Holly Krieger has done a few Mandelbrot videos on Numberphile...
The Mandelbrot Set:
63 and -7/4 are special:
Pi and the Mandelbrot Set:
Fibonacci Numbers hidden in the Mandelbrot Set:
Filled Julia Set:
Ben was using Geogebra software:
Files from this video:
He mentioned the book Chaos by James Gleick:
Golden Spiral T-Shirt available in the Numberphile Teespring store:
Numberphile is supported by the Mathematical Sciences Research Institute (MSRI):
We are also supported by Science Sandbox, a Simons Foundation initiative dedicated to engaging everyone with the process of science.
And support from Math For America -
NUMBERPHILE
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Chaos: The Science of the Butterfly Effect
12:51
Chaos theory means deterministic systems can be unpredictable. Thanks to LastPass for sponsoring this video. Click here to start using LastPass:
Animations by Prof. Robert Ghrist:
Want to know more about chaos theory and non-linear dynamical systems? Check out:
Butterfly footage courtesy of Phil Torres and The Jungle Diaries:
Solar system, 3-body and printout animations by Jonny Hyman
Some animations made with Universe Sandbox:
Special thanks to Prof. Mason Porter at UCLA who I interviewed for this video.
I have long wanted to make a video about chaos, ever since reading James Gleick's fantastic book, Chaos. I hope this video gives an idea of phase space - a picture of dynamical systems in which each point completely represents the state of the system. For a pendulum, phase space is only 2-dimensional and you can get orbits (in the case of an undamped pendulum) or an inward spiral (in the case of a pendulum with friction). For the Lorenz equations we need three dimensions to show the phase space. The attractor you find for these equations is said to be strange and chaotic because there is no loop, only infinite curves that never intersect. This explains why the motion is so unpredictable - two different initial conditions that are very close together can end up arbitrarily far apart.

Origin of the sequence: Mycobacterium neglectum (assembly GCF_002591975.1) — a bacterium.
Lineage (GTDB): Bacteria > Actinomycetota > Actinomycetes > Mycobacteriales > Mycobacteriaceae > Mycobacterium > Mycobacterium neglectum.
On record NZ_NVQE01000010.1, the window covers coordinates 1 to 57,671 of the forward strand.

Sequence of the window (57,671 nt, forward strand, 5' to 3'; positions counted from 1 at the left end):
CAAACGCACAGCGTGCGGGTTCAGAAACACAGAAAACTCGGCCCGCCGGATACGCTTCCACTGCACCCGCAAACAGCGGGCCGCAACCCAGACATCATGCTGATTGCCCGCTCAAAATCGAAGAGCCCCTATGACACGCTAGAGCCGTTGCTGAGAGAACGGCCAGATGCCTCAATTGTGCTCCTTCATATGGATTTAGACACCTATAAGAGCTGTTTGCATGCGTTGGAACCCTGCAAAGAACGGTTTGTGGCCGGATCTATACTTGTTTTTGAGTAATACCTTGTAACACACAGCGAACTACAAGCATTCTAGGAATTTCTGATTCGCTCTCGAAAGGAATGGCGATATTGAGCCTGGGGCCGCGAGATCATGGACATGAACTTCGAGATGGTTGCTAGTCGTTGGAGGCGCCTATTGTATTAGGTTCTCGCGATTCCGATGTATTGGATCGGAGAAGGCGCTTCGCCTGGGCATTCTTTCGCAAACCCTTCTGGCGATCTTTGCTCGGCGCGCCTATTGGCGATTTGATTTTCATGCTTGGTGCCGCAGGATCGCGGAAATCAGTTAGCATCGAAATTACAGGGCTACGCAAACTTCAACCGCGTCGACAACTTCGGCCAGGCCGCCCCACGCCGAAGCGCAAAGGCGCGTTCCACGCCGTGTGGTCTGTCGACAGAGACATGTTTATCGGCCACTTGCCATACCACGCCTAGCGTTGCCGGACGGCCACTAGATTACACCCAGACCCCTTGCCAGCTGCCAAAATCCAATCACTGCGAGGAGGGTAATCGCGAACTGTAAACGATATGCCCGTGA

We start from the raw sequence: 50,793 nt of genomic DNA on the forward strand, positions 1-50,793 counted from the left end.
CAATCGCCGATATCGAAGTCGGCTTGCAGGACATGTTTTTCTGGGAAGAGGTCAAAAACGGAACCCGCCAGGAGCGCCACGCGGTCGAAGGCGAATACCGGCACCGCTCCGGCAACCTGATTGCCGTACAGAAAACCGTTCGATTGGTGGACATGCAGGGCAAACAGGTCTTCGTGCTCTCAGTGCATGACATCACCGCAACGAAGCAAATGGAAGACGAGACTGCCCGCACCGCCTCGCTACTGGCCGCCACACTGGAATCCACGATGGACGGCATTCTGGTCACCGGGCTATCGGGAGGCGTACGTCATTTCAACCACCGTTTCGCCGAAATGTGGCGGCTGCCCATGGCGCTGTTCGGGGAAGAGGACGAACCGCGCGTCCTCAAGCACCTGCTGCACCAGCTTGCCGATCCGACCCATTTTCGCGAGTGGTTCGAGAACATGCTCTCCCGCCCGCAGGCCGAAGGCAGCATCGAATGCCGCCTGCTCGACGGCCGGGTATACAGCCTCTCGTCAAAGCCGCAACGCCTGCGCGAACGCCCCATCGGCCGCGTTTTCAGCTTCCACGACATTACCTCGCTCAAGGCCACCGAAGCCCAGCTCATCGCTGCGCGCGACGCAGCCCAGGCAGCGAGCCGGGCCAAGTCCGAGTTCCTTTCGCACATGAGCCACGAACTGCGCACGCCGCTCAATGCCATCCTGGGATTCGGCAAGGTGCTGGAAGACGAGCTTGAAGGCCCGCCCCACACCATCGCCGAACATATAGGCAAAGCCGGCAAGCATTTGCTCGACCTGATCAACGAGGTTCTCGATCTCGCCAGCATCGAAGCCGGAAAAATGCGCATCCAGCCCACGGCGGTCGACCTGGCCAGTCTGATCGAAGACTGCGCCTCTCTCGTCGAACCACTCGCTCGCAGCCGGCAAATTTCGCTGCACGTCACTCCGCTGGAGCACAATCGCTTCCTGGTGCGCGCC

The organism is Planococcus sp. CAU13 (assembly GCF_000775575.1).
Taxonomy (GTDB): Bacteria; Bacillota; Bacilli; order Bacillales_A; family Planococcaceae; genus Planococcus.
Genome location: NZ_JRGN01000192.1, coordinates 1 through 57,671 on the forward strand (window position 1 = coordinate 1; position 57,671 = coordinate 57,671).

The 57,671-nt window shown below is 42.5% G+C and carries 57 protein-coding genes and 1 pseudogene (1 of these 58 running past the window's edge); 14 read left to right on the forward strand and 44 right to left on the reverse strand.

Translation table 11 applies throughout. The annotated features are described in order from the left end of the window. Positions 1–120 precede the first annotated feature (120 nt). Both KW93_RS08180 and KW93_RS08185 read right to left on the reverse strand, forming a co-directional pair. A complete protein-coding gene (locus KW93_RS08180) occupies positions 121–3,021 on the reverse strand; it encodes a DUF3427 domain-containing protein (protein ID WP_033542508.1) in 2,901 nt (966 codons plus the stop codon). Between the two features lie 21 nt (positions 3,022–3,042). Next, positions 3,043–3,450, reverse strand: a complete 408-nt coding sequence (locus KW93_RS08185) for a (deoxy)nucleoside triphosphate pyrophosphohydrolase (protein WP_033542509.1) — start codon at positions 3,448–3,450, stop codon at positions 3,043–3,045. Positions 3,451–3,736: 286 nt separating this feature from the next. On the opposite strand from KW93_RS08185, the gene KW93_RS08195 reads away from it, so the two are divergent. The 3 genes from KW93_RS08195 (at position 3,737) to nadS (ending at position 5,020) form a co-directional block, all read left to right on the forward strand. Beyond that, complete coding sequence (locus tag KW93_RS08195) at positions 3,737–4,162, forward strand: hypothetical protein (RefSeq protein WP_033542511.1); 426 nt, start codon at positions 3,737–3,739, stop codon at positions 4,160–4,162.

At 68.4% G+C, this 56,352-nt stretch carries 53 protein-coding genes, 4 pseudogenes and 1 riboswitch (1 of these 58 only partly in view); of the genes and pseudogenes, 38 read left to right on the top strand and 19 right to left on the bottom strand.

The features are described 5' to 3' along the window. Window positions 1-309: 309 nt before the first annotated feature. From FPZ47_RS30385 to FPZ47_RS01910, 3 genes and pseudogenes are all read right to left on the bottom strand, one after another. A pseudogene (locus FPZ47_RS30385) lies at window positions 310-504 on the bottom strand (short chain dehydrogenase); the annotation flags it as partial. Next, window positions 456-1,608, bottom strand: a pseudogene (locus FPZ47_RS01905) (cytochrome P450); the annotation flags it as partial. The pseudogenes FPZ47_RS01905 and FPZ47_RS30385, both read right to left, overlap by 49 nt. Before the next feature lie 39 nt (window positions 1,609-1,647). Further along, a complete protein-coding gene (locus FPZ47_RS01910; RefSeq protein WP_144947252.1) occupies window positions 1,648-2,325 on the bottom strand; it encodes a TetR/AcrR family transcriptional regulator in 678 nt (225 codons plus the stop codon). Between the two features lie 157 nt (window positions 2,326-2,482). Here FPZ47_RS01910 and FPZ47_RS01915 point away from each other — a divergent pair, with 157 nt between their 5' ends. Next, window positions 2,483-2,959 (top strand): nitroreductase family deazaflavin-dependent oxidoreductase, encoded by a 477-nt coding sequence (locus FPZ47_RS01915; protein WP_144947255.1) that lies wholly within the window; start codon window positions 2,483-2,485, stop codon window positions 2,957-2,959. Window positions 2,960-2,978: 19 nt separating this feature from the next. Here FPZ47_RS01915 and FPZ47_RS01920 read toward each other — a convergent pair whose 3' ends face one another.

Music from The Longest Rest A Sound Foundation Seaweed
The Bayesian Trap
10:37
Bayes' theorem explained with examples and implications for life.
Check out Audible:
Support Veritasium on Patreon:
I didn't say it explicitly in the video, but in my view the Bayesian trap is interpreting events that happen repeatedly as events that happen inevitably. They may be inevitable OR they may simply be the outcome of a series of steps, which likely depend on our behaviour. Yet our expectation of a certain outcome often leads us to behave just as we always have which only ensures that outcome. To escape the Bayesian trap, we must be willing to experiment.
Special thanks to Patreon supporters:
Tony Fadell, Jeff Straathof, Donal Botkin, Zach Mueller, Ron Neal, Nathan Hansen, Saeed Alghamdi
Useful references:
The Signal and the Noise, Nate Silver
The Theory That Would Not Die: How Bayes’ Rule Cracked the Enigma Code, Hunted Down Russian Submarines, and Emerged Triumphant from Two Centuries of Controversy, by Sharon Bertsch McGrayne
Bayes' theorem or rule (there are many different versions of the same concept) has fascinated me for a long time due to its uses both in mathematics and statistics, and to solve real world problems. Bayesian inference has been used to crack the Enigma Code and to filter spam email. Bayes has also been used to locate the wreckage from plane crashes deep beneath the sea.